Sleep Unit, Department of Pneumonology, Medical School, Democritus University of Thrace, Greece
Idiopathic pulmonary fibrosis (IPF) is a specific form of chronic, progressive, fibrosing interstitial pneumonia of unknown cause, occurring in adults and confined to the lungs. Clinical trials of potential treatments have failed to affect the progression of disease or the survival of patients with IPF, despite substantial advances in immunomodulatory and antifibrotic therapies.1,2
Interestingly, the clinical course of IPF is variable, with some patients deteriorating rapidly and others remaining in a relatively stable condition. The prognosis of IPF is poor with a median survival of 2 to 3 years from the time of diagnosis1–3 and is equivalent to that of many forms of cancer. This shortened survival has been associated with several factors such as: older age at presentation, extensive cigarette smoking, lower body mass index (BMI), more severe physiologic impairment, greater radiologic extent of disease, and the development of other complications or conditions, e.g., pulmonary hypertension, emphysema, pulmonary embolism, and bronchogenic cancer.1,4
In this issue of Journal of Clinical Sleep Medicine, Kolilekas et al.5 have prospectively examined the impact of several parameters of sleep disordered breathing on survival of 31 consecutive treatment naive patients with IPF. The authors have highlighted that sleep in IPF is a stressful hypoxemic “practice” even more intense to that of maximal exercise, as assessed by cardiopulmonary exercise test. Sleep oxygen desaturation was linked to the severity of the underlying lung damage and the coexistence of obstructive sleep apnea (OSA).
In agreement with previous reports,6–8 prevalence of OSA is high in IPF patients and has atypical characteristics, such as the lack of association between BMI and AHI and the reported tiredness or fatigue instead of daytime sleepiness. This high prevalence of OSA can be attributed to other factors, such as the reduction of lung volume in IPF patients, which increases pharyngeal collapsibility and airway resistance. Indeed, lung volume dependence seems to be more pronounced in OSA patients.9
What is more important about this study is that it proposes novel markers for predicting survival in IPF patients, which are easily obtained with a polysomnographic study. Repeated desaturations and extended periods of low saturation during sleep may contribute to the pathological and pathophysiological changes in the pulmonary tissue, negatively affecting patients' prognosis through aggravation of pulmonary arterial hypertension. Awareness of these parameters in patients with IPF can potentially help in discriminating those with a lower life expectancy. Accurate risk prediction is essential both for the patient and the attending physician. The patient needs to know the disease prognosis in order to plan his/her remaining time, while the physician has to estimate the right time to propose the appropriate therapeutic intervention. Finally, risk stratification in IPF might be helpful for the design of clinical trials, where the outcome of therapeutic interventions in patients with good or poor prognosis could be compared.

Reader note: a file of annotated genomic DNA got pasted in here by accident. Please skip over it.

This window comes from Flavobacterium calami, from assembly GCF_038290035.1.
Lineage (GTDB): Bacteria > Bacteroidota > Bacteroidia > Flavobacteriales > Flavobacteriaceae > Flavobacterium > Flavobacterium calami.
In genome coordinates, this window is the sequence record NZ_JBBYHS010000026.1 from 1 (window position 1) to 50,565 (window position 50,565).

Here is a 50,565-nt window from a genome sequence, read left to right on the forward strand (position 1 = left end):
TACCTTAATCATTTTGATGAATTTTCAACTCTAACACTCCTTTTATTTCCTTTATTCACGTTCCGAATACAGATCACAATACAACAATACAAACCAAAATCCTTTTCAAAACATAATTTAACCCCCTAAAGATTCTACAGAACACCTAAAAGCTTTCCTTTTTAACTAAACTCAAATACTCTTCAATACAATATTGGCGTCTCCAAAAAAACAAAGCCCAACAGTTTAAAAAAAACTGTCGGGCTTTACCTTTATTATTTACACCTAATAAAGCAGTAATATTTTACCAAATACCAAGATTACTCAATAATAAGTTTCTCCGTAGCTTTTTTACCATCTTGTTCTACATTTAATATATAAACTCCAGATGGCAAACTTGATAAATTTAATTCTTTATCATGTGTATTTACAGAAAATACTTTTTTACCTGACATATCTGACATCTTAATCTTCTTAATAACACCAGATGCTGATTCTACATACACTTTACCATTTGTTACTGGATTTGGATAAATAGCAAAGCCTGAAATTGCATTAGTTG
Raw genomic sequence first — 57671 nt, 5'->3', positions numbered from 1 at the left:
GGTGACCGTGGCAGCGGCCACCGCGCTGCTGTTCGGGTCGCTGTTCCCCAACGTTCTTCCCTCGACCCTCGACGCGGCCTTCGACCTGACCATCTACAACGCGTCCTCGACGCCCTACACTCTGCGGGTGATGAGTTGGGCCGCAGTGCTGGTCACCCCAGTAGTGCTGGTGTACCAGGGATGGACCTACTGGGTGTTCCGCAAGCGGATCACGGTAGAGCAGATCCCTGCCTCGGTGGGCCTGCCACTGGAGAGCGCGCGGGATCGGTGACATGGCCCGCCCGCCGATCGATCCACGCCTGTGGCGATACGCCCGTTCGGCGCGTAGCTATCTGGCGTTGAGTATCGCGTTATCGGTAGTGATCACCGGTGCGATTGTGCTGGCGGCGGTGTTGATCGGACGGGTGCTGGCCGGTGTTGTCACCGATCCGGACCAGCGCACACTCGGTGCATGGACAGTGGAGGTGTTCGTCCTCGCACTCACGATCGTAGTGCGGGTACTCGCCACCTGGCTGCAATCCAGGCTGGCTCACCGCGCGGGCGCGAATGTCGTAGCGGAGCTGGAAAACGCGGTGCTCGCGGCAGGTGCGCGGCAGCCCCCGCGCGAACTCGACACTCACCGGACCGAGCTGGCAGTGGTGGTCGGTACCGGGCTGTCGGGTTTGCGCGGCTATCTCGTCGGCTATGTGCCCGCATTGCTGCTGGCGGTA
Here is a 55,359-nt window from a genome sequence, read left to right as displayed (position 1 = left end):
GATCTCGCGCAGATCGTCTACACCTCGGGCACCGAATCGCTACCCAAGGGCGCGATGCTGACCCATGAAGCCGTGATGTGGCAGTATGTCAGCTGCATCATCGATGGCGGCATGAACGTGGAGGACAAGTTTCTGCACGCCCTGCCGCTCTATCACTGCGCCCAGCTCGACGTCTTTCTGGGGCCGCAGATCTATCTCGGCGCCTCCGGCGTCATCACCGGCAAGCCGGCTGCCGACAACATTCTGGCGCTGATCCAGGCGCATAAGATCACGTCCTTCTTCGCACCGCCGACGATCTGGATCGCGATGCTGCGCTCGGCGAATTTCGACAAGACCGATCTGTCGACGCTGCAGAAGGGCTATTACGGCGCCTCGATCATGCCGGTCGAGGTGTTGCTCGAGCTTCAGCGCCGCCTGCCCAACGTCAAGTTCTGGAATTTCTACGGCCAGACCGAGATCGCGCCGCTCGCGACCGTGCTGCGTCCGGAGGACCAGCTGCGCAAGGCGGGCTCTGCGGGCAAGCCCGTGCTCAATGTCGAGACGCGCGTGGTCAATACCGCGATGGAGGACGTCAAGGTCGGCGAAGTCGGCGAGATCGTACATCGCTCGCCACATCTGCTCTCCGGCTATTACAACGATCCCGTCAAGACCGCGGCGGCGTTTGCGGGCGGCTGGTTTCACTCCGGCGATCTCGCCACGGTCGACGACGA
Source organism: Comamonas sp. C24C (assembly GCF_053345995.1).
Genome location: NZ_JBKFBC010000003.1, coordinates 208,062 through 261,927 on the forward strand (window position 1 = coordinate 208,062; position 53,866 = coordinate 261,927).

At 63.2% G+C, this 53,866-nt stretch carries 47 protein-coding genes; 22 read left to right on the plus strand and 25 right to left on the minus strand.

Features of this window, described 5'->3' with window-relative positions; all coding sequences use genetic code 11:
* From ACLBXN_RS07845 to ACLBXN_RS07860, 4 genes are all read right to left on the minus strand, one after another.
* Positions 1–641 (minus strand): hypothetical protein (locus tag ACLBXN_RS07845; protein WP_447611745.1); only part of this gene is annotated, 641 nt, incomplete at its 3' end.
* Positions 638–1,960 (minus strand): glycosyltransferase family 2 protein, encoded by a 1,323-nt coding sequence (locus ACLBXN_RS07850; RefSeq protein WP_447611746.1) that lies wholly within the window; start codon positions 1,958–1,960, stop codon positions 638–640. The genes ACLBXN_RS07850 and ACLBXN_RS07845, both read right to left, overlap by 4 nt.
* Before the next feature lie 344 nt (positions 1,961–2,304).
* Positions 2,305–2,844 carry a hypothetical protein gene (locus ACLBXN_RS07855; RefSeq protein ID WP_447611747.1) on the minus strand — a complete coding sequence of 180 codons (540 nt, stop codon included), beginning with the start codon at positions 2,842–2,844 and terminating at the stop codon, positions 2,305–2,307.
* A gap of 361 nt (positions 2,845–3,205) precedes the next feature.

The real value of this study, though, is that it raises an important question: Could the amelioration of oxygen desaturation with CPAP in IPF patients with concomitant OSA have a survival benefit, especially under the spectrum of the absence of an effective treatment for IPF? Indeed, CPAP treatment has been effective in ameliorating systemic inflammatory markers and markers of tissue hypoxia in OSA patients10 and in improving quality of life in IPF patients with OSA11 despite therapeutic difficulties or poor compliance.12
This study, despite its limitations, makes an important contribution to literature by identifying, for the first time, sleep parameters as predictors of survival in IPF. Future studies are necessary in order to confirm and possibly to expand these results by demonstrating which of the sleep parameters can reliably add predictive value to current prediction models for survival. Additional work through randomized controlled trials is also required to shed light to this important question: can CPAP treatment delay lung fibrosis or prolong survival in IPF patients with OSA?
The author has indicated no financial conflicts of interest.
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